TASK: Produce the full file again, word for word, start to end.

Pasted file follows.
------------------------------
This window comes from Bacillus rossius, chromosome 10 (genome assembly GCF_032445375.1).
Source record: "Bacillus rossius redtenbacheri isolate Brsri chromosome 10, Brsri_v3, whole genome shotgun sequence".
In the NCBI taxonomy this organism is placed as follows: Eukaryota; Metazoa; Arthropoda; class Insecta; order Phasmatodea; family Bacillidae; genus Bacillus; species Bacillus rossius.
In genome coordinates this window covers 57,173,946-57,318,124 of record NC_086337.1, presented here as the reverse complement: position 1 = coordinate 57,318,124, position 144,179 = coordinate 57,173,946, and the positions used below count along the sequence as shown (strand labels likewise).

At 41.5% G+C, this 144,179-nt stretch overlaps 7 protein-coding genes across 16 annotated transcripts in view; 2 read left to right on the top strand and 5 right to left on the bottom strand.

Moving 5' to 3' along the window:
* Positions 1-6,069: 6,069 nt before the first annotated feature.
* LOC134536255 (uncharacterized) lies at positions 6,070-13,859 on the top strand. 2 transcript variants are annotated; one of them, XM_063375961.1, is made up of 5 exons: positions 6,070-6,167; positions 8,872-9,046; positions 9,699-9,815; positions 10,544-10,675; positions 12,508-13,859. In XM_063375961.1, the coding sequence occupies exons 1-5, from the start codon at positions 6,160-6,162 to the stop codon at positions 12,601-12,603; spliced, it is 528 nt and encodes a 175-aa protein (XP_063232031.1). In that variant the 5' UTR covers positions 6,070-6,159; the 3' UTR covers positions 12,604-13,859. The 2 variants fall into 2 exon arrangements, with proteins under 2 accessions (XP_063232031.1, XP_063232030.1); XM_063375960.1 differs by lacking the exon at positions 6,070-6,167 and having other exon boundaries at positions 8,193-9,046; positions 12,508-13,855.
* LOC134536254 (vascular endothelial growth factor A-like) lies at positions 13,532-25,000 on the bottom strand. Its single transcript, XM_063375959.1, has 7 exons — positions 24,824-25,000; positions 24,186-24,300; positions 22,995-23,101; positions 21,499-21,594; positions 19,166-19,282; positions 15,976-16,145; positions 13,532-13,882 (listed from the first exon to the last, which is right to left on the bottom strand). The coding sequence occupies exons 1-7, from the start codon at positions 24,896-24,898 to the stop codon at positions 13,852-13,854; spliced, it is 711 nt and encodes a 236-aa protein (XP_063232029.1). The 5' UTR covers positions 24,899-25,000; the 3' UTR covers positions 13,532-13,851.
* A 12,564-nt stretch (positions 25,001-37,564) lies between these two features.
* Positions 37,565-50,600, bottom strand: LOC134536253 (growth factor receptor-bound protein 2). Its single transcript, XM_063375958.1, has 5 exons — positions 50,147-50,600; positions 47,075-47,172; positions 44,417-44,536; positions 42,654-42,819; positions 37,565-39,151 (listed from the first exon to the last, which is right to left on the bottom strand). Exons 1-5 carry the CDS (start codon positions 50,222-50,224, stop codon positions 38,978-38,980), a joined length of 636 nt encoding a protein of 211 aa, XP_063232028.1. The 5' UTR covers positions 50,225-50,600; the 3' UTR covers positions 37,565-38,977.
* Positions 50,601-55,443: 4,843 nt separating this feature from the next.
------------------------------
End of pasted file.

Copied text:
This window comes from Bacillus rossius, chromosome 10 (genome assembly GCF_032445375.1).
Source record: "Bacillus rossius redtenbacheri isolate Brsri chromosome 10, Brsri_v3, whole genome shotgun sequence".
In the NCBI taxonomy this organism is placed as follows: Eukaryota; Metazoa; Arthropoda; class Insecta; order Phasmatodea; family Bacillidae; genus Bacillus; species Bacillus rossius.
In genome coordinates this window covers 57,173,946-57,318,124 of record NC_086337.1, presented here as the reverse complement: position 1 = coordinate 57,318,124, position 144,179 = coordinate 57,173,946, and the positions used below count along the sequence as shown (strand labels likewise).

At 41.5% G+C, this 144,179-nt stretch overlaps 7 protein-coding genes across 16 annotated transcripts in view; 2 read left to right on the top strand and 5 right to left on the bottom strand.

Moving 5' to 3' along the window:
* Positions 1-6,069: 6,069 nt before the first annotated feature.
* LOC134536255 (uncharacterized) lies at positions 6,070-13,859 on the top strand. 2 transcript variants are annotated; one of them, XM_063375961.1, is made up of 5 exons: positions 6,070-6,167; positions 8,872-9,046; positions 9,699-9,815; positions 10,544-10,675; positions 12,508-13,859. In XM_063375961.1, the coding sequence occupies exons 1-5, from the start codon at positions 6,160-6,162 to the stop codon at positions 12,601-12,603; spliced, it is 528 nt and encodes a 175-aa protein (XP_063232031.1). In that variant the 5' UTR covers positions 6,070-6,159; the 3' UTR covers positions 12,604-13,859. The 2 variants fall into 2 exon arrangements, with proteins under 2 accessions (XP_063232031.1, XP_063232030.1); XM_063375960.1 differs by lacking the exon at positions 6,070-6,167 and having other exon boundaries at positions 8,193-9,046; positions 12,508-13,855.
* LOC134536254 (vascular endothelial growth factor A-like) lies at positions 13,532-25,000 on the bottom strand. Its single transcript, XM_063375959.1, has 7 exons — positions 24,824-25,000; positions 24,186-24,300; positions 22,995-23,101; positions 21,499-21,594; positions 19,166-19,282; positions 15,976-16,145; positions 13,532-13,882 (listed from the first exon to the last, which is right to left on the bottom strand). The coding sequence occupies exons 1-7, from the start codon at positions 24,896-24,898 to the stop codon at positions 13,852-13,854; spliced, it is 711 nt and encodes a 236-aa protein (XP_063232029.1). The 5' UTR covers positions 24,899-25,000; the 3' UTR covers positions 13,532-13,851.
* A 12,564-nt stretch (positions 25,001-37,564) lies between these two features.
* Positions 37,565-50,600, bottom strand: LOC134536253 (growth factor receptor-bound protein 2). Its single transcript, XM_063375958.1, has 5 exons — positions 50,147-50,600; positions 47,075-47,172; positions 44,417-44,536; positions 42,654-42,819; positions 37,565-39,151 (listed from the first exon to the last, which is right to left on the bottom strand). Exons 1-5 carry the CDS (start codon positions 50,222-50,224, stop codon positions 38,978-38,980), a joined length of 636 nt encoding a protein of 211 aa, XP_063232028.1. The 5' UTR covers positions 50,225-50,600; the 3' UTR covers positions 37,565-38,977.
* Positions 50,601-55,443: 4,843 nt separating this feature from the next.